7. Pursue Scholarships
While your kid is in high school, be sure they apply to as many scholarships as possible. Besides national scholarships, there are scholarships on the state as well as the local level for which they may qualify.
Their school will have a list of local scholarships, but don’t limit yourselves to that list. Local banks, credit unions, supermarkets all offer scholarships. Don’t turn your nose at a scholarship because the dollar amount won’t cover a year of tuition. A few hundred here and a thousand there add up. Explore scholarships online or check out scholarship books from your local library.
Once in college, your student should also pursue scholarships that their school offers. Many people stop looking at scholarships after their freshman year, but schools—even community colleges—offer scholarships specifically for upperclassmen.
We all think our kids will graduate in four years.
8. Explore All Your Options
Look at these options to leverage time and keep your total school costs low.
Consider delaying college by a year so your child can work full-time and sock away their earnings for school. The benefits of a gap year go way beyond monetary. Your child will undoubtedly mature during the year. And if they were “bored” because everyone else was at school, good. That will motivate them when it’s their time to go.
Community College for One or Two Years
Community colleges get a bad rap, but more and more students are turning to them, and as a result, many of schools are upping their game. Take a tour of the community colleges in your area; you may be pleasantly surprised. Choosing to go to one for the first two years and then transferring to a four-year school almost cuts your total cost of college in half.
Live at Home for One or Two Years
Another way to keep costs down is to have your child live at home for the first and second years of school. Of course, this is only an option if the school is nearby, but you will save money, and they will still get the campus experience when they go in their junior and senior years.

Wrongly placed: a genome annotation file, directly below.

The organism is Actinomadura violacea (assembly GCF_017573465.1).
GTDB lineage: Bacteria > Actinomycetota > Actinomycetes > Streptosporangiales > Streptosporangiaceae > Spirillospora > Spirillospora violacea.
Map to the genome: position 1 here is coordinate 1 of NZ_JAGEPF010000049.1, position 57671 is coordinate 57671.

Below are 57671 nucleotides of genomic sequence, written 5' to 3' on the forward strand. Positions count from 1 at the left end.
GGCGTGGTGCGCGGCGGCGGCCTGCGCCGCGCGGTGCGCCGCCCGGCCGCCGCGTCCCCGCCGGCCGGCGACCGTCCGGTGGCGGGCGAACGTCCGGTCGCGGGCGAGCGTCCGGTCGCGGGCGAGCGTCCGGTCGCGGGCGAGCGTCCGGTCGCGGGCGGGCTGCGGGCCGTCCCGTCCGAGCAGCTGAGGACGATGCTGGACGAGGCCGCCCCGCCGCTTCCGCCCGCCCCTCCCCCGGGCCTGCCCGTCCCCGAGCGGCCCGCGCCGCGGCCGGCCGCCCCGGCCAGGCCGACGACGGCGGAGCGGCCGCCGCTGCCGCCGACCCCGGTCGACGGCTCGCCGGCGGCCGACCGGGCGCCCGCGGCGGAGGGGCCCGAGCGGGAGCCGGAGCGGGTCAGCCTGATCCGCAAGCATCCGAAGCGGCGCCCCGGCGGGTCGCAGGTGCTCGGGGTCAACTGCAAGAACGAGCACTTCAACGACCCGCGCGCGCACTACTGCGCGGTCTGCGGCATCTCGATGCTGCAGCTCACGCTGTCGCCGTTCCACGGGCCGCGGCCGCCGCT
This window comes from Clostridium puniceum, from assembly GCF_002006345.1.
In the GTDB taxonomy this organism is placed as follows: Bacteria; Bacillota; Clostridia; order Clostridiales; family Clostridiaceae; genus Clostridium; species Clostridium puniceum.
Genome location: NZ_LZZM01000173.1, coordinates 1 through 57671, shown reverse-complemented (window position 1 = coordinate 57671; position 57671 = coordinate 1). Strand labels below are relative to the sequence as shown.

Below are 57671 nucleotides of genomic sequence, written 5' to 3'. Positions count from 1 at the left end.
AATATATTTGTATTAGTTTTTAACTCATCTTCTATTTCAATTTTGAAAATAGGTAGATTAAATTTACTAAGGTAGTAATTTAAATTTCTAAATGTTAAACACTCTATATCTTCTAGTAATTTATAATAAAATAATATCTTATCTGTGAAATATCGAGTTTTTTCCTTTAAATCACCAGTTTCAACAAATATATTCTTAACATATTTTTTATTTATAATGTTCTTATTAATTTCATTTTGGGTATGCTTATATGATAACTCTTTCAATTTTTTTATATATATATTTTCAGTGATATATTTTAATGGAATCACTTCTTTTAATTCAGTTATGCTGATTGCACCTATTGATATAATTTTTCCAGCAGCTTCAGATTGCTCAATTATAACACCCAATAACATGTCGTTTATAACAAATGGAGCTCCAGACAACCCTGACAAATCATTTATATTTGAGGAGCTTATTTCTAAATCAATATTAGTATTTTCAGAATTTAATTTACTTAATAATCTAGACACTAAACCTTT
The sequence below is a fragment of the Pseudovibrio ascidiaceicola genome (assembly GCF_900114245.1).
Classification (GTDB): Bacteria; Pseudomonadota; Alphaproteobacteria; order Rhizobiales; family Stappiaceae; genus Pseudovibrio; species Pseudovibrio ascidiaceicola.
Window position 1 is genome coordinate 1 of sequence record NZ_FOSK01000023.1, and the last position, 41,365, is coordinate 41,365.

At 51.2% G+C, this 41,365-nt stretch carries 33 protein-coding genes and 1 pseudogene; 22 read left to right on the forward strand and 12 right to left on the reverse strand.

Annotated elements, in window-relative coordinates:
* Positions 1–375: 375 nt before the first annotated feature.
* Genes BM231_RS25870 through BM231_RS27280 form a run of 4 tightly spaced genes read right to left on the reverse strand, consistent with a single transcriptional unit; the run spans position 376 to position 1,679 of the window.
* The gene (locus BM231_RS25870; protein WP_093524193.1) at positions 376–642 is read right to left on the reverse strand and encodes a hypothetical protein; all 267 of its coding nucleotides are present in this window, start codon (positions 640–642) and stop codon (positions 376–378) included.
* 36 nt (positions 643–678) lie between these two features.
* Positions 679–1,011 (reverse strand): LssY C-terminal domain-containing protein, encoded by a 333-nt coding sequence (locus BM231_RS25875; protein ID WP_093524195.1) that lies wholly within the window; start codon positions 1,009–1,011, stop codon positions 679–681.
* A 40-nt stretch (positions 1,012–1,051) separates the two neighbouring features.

Become an RA
When your student is an upperclassman, becoming a resident assistant or advisor is a way to keep the school bill low. Most schools offer free room and board to RA’s.
9. Four, No More
Start a “Four, No More!” campaign in your home. Remember when you were touring colleges or reading the glossy books, and the schools touted not only their 4-year graduation rate but also their 6-year rate? There is a reason for that.
We all think our kids will graduate in four years, but many students do not, thus producing the term, “freshmore”. Let your child know your expectation of them is that they complete their undergrad degrees in four years (or less).
10. Other Things To Consider
As you’re looking at your options and figuring out your total costs, keep the following in mind.
It’s Not Just Tuition
Be sure you include spending money, transportation costs, books, etc., as you are weighing your options. These expenses are real and must be taken into consideration.
Look Beyond Year One
It’s easy to look at your child’s freshman year and devise a plan for that only. This will potentially set your kid up for disappointment if you learn later on that you don’t have the resources to go beyond that. Be sure to look at the total costs over four years.
Shave off a Semester or Two
Your student can help reduce the cost of college by graduating a semester early. During their breaks, encourage your child to take courses online or at your local community college.
Also, pursuing AP classes and early college experience classes while in high school will shave off some time as well.
Your Own Financial Goals
What other financial goals and priorities are you delaying or sacrificing as a result of cash-flowing college? Prioritizing college over your own retirement hurts you AND your kid later on if it means they will be responsible for you financially.
Be realistic about what cash-flowing college means to you in the long term.
You are a good parent.
I cannot stress enough how important it is to explore and be open to all your options. I was given the advice of having my high-schooler take a gap year before college and did not heed it. In hindsight, I wish I did.
Take some time to weigh all your options carefully and pursue not only what is best for your child but also what is best for you.
I commend your commitment to having your child graduate from college debt-free. It goes against the grain of our culture, but since most students graduate with debt, and most Americans live paycheck-to-paycheck, following the crowd is not really what we’re going for here.
Even though you wish you had college tuition wrapped up and ready to hand over to your child, give yourself a pat on the back for what you have accomplished. You likely have created a lovely home environment, given them vacations and experiences, or at the very least, you have clothed them, fed them, and kept them alive. You are a GOOD parent.
Are you committed to cash-flowing college for your high schooler? What is your plan to accomplish that? I would love to hear from you in the comments.